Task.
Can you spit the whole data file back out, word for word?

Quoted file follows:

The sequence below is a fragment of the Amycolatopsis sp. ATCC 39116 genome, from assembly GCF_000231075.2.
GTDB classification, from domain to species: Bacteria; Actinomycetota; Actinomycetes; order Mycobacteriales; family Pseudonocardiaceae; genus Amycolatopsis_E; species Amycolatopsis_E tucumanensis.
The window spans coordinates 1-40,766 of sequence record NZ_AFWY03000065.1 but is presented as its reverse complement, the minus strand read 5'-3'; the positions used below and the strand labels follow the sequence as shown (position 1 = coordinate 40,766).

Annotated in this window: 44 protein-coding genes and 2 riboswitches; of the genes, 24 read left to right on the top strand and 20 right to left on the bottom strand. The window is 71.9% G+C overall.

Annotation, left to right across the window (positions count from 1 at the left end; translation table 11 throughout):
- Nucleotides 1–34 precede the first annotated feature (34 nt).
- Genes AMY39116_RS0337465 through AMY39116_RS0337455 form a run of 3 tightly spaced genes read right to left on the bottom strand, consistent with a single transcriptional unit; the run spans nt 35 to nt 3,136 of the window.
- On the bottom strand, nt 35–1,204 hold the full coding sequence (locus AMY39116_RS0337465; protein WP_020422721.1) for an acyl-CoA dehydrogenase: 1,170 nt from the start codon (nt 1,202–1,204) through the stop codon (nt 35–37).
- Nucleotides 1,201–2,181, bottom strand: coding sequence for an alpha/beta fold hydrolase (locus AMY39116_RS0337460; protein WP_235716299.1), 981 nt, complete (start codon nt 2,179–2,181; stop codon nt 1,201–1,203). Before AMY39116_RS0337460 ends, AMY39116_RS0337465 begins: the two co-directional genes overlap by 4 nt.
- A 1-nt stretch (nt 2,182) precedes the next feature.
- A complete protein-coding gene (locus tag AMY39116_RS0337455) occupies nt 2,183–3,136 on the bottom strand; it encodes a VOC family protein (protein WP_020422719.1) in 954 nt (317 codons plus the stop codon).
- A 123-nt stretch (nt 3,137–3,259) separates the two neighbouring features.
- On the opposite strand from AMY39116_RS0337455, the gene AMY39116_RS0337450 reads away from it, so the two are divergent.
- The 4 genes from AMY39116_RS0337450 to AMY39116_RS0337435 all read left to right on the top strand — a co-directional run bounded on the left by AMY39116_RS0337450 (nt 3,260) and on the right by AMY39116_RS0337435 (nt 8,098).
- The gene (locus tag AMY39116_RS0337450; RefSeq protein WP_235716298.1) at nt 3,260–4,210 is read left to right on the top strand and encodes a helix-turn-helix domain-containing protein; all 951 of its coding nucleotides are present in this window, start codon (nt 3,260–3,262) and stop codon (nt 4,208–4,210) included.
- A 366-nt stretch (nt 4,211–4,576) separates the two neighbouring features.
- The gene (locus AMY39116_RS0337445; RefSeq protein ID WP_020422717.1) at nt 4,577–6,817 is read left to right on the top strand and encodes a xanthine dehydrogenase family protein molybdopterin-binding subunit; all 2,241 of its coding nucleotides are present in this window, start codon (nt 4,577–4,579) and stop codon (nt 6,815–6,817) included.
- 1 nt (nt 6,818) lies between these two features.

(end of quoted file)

The sequence below is a fragment of the Amycolatopsis sp. ATCC 39116 genome, from assembly GCF_000231075.2.
GTDB classification, from domain to species: Bacteria; Actinomycetota; Actinomycetes; order Mycobacteriales; family Pseudonocardiaceae; genus Amycolatopsis_E; species Amycolatopsis_E tucumanensis.
The window spans coordinates 1-40,766 of sequence record NZ_AFWY03000065.1 but is presented as its reverse complement, the minus strand read 5'-3'; the positions used below and the strand labels follow the sequence as shown (position 1 = coordinate 40,766).

Annotated in this window: 44 protein-coding genes and 2 riboswitches; of the genes, 24 read left to right on the top strand and 20 right to left on the bottom strand. The window is 71.9% G+C overall.

Annotation, left to right across the window (positions count from 1 at the left end; translation table 11 throughout):
- Nucleotides 1–34 precede the first annotated feature (34 nt).
- Genes AMY39116_RS0337465 through AMY39116_RS0337455 form a run of 3 tightly spaced genes read right to left on the bottom strand, consistent with a single transcriptional unit; the run spans nt 35 to nt 3,136 of the window.
- On the bottom strand, nt 35–1,204 hold the full coding sequence (locus AMY39116_RS0337465; protein WP_020422721.1) for an acyl-CoA dehydrogenase: 1,170 nt from the start codon (nt 1,202–1,204) through the stop codon (nt 35–37).
- Nucleotides 1,201–2,181, bottom strand: coding sequence for an alpha/beta fold hydrolase (locus AMY39116_RS0337460; protein WP_235716299.1), 981 nt, complete (start codon nt 2,179–2,181; stop codon nt 1,201–1,203). Before AMY39116_RS0337460 ends, AMY39116_RS0337465 begins: the two co-directional genes overlap by 4 nt.
- A 1-nt stretch (nt 2,182) precedes the next feature.
- A complete protein-coding gene (locus tag AMY39116_RS0337455) occupies nt 2,183–3,136 on the bottom strand; it encodes a VOC family protein (protein WP_020422719.1) in 954 nt (317 codons plus the stop codon).
- A 123-nt stretch (nt 3,137–3,259) separates the two neighbouring features.
- On the opposite strand from AMY39116_RS0337455, the gene AMY39116_RS0337450 reads away from it, so the two are divergent.
- The 4 genes from AMY39116_RS0337450 to AMY39116_RS0337435 all read left to right on the top strand — a co-directional run bounded on the left by AMY39116_RS0337450 (nt 3,260) and on the right by AMY39116_RS0337435 (nt 8,098).
- The gene (locus tag AMY39116_RS0337450; RefSeq protein WP_235716298.1) at nt 3,260–4,210 is read left to right on the top strand and encodes a helix-turn-helix domain-containing protein; all 951 of its coding nucleotides are present in this window, start codon (nt 3,260–3,262) and stop codon (nt 4,208–4,210) included.
- A 366-nt stretch (nt 4,211–4,576) separates the two neighbouring features.
- The gene (locus AMY39116_RS0337445; RefSeq protein ID WP_020422717.1) at nt 4,577–6,817 is read left to right on the top strand and encodes a xanthine dehydrogenase family protein molybdopterin-binding subunit; all 2,241 of its coding nucleotides are present in this window, start codon (nt 4,577–4,579) and stop codon (nt 6,815–6,817) included.
- 1 nt (nt 6,818) lies between these two features.